Docket Update: AMR Moves to Refinance Certain EETC at Par

This afternoon, American Airlines filed a motion with the bankruptcy court to repay certain existing prepetition debt. In a subsequent 8K/press release, the company notes, that in addition to obtaining post petition financing of $1.5B, AMR will also (my emphasis added):

...use cash on hand (including proceeds of the New EETC) to indefeasibly repay the existing prepetition obligations secured by the Aircraft, as applicable, which are currently financed through, as the case may be, an EETC financing entered into by American in July 2009 (the “Series 2009-1 Pass Through Certificates” (CUSIP: 023763AA3)), a secured notes financing entered into by American in July 2009 (the “13.0% 2009-2 Senior Secured Notes” (CUSIP: 023771R75)) and an EETC financing entered into by American in October 2011 (the “Series 2011-2 Pass Through Certificates” (CUSIP: 02377VAA0)), in each case without the payment of any make-whole amount or other premium or prepayment penalty.
Members and guests of the DDIC will know that I've been involved in the American Airlines bankruptcy since its very beginnings via the 2001-1 EETC (A and B tranche specifically). This trade has worked out wonderfully and I've since taken off most of the trader. For those interested, you can find the write up here: Hunter AMR Write-Up

As noted above, AMR will attept to repay three pieces of paper (I've included notional amounts according to Bloomberg and trading levels prior to announcement):
  • 2009-1 EETC: 108.5-109.5 -> $446M
  • 13% 2000-2 Secured Notes: 106.25-107.25 -> $174M
  • 2011-2 EETC: 106.75-107.75 -> $704M
...without paying a make-whole amount, premium, or prepayment penalty. If all this paper is taken out at par, investors will lose (market loss) approximately $100M. 

Needless to say, a number of law firms better start sharpening their pencils because those note holders will not go down without a fight. Especially with that much market loss staring them in the face. 

I've really only spent significant time with the 2009-1 EETC. I've spoken to many parties even before the filing and my read was that AMR didn't have to pay the make-whole. The language is difficult, and there looks to be some drafting oversights, but net/net I believe those bonds in particular can be taken out at par (the indentures are embedded in the motion below). I didn't think they would actually do it (refinance the paper), but demand for airline collateral is red-hot now and they will be able to cut substantial interest expense and free up collateral in this move. The motion notes: "If the Debtors are able to take advantage of the existing low interest rate environment and issue the New EETC at rates comparable to the recent financings described above, the interest expense savings by the Debtors would be well in excess of $200 million."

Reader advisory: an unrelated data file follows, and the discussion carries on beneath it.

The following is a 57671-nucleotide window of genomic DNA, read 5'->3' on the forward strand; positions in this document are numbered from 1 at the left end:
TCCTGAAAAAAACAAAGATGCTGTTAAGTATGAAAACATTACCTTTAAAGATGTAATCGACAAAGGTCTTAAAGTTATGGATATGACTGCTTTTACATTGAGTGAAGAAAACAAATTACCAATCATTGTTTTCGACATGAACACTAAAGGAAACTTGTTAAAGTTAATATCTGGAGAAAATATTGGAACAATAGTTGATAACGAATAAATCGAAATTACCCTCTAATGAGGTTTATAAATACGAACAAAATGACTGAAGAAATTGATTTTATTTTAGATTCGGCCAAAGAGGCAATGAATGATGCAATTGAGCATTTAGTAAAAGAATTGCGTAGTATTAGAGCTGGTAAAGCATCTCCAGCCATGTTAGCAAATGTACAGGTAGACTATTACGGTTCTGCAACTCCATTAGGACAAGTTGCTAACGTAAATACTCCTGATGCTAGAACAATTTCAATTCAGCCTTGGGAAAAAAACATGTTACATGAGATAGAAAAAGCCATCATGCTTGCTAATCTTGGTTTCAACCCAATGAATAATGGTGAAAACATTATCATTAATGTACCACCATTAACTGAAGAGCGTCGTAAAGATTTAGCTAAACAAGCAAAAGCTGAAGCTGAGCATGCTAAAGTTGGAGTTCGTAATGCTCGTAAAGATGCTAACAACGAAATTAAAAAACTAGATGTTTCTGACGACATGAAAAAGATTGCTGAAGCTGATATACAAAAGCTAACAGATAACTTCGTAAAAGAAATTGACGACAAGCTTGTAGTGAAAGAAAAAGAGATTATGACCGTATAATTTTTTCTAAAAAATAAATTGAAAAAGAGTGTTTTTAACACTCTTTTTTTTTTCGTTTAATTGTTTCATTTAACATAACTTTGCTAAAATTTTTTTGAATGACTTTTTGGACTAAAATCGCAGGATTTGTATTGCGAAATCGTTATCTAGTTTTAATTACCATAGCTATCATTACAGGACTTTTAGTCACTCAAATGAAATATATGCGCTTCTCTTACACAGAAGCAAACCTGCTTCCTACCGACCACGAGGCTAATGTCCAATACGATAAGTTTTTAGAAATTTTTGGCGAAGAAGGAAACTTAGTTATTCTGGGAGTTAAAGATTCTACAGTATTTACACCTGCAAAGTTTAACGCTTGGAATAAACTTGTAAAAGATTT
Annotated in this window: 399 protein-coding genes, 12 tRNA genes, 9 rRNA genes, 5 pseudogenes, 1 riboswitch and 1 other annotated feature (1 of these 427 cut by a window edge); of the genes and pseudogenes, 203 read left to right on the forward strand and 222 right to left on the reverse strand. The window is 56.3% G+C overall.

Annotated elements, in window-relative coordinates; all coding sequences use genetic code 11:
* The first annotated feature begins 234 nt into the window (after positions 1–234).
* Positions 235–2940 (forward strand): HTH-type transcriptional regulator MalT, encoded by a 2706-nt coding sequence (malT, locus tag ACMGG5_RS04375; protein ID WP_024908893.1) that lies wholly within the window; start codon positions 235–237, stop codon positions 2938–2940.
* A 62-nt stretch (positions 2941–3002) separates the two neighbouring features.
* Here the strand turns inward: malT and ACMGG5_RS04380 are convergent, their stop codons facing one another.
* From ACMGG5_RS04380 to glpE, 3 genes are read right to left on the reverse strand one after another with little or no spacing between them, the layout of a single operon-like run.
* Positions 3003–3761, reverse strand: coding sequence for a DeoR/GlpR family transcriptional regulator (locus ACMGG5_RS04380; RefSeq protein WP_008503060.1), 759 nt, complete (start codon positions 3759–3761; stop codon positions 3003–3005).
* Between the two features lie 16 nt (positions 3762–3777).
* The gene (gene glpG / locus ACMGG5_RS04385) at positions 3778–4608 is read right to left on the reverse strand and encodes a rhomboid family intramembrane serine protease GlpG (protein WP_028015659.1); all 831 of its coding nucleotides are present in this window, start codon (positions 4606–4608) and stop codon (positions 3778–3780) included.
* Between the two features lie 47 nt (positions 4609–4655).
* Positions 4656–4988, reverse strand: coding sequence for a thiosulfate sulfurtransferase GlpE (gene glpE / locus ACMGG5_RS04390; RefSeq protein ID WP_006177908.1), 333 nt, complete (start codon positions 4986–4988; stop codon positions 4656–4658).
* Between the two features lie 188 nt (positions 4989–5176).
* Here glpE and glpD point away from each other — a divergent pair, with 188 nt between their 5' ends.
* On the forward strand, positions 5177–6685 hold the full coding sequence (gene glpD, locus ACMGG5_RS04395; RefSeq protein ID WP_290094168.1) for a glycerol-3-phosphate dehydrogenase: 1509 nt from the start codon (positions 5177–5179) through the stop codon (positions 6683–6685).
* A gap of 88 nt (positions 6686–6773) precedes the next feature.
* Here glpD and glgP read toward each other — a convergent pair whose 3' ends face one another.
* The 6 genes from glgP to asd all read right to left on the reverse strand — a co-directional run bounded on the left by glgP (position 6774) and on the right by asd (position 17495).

Other investors believed otherwise hence the premium pricing on the bond which was still well back of similarly over-collateralized, high quality EETC. I believe some investors even thought there was a chance these deals had to be taken out at the make-whole which would also explain the pricing. 

I would not expect the bonds to trade directly to par. There will still be option value here for litigation claims, some sort of mediation or agreement in principal in a premium refinancing. 

I have embedded the motion below. A hearing is set to occur at the end of October on the motion.

AMR EETC Refinancing                                                                                            


James 10/22/2012  

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Dude,  10/25/2012  

On the make-whole / prepayment premium point, the (generally accepted) argument is that, unless there is specific language in the debt document to the contrary, a make-whole or prepayment premium would not be payable after acceleration of the underlying debt (including as a result of bankruptcy) because, once accelerated, the debt is due and payabale and cannot, technically, be "prepaid". The economic basis for this argument is that these provisions are designed to protect yield and once a lender has accelerated the underlying debt, the lender has, in a sense, forfeited its right to protect the yield on its loan in order to recover the outstanding amount of its loan.

Dude,  10/30/2012  

The (generally accepted) argument is that a prepayment / make-whole premium is not payable after the underlying debt has been accelerated, including as a result of bankruptcy, because accelerated debt is due and payable and cannot, as a technical matter, be "prepaid". The economic basis for this argument is that, by accelerating the underlying debt, the creditor has forfeited its right to protect the yield on the debt in favor of recovering the outstanding amount of the debt.


hunter [at] distressed-debt-investing [dot] com

About Me

I have spent the majority of my career as a value investor. For the past 8 years, I have worked on the buy side as a distressed debt and high yield investor.